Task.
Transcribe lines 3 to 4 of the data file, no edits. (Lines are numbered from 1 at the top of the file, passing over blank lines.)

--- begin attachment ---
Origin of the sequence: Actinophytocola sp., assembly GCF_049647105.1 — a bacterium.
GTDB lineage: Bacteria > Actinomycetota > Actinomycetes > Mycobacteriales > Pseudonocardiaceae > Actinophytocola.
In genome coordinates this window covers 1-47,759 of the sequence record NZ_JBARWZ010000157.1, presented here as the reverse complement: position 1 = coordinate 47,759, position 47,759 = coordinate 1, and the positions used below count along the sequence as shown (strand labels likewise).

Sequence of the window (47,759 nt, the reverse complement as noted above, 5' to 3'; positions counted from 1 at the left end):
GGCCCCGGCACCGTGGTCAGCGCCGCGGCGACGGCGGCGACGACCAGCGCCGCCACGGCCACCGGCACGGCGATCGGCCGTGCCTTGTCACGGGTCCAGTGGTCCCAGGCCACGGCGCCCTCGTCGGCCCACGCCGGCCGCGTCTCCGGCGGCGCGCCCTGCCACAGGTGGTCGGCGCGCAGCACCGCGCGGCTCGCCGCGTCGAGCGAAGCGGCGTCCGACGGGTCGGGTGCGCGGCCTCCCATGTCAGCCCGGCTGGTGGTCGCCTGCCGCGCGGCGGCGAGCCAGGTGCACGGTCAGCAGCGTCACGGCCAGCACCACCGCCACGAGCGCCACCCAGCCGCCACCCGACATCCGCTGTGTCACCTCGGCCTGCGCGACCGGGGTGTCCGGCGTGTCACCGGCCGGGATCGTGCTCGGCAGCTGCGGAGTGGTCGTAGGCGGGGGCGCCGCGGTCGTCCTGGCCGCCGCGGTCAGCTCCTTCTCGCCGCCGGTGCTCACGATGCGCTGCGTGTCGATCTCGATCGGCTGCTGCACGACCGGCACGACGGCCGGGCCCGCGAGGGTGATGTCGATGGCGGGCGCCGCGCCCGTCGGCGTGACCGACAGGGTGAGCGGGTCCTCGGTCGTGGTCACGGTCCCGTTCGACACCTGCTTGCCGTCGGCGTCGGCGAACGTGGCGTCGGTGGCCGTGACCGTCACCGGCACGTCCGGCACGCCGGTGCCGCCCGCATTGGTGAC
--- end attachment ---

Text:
In genome coordinates this window covers 1-47,759 of the sequence record NZ_JBARWZ010000157.1, presented here as the reverse complement: position 1 = coordinate 47,759, position 47,759 = coordinate 1, and the positions used below count along the sequence as shown (strand labels likewise).

Sequence of the window (47,759 nt, the reverse complement as noted above, 5' to 3'; positions counted from 1 at the left end):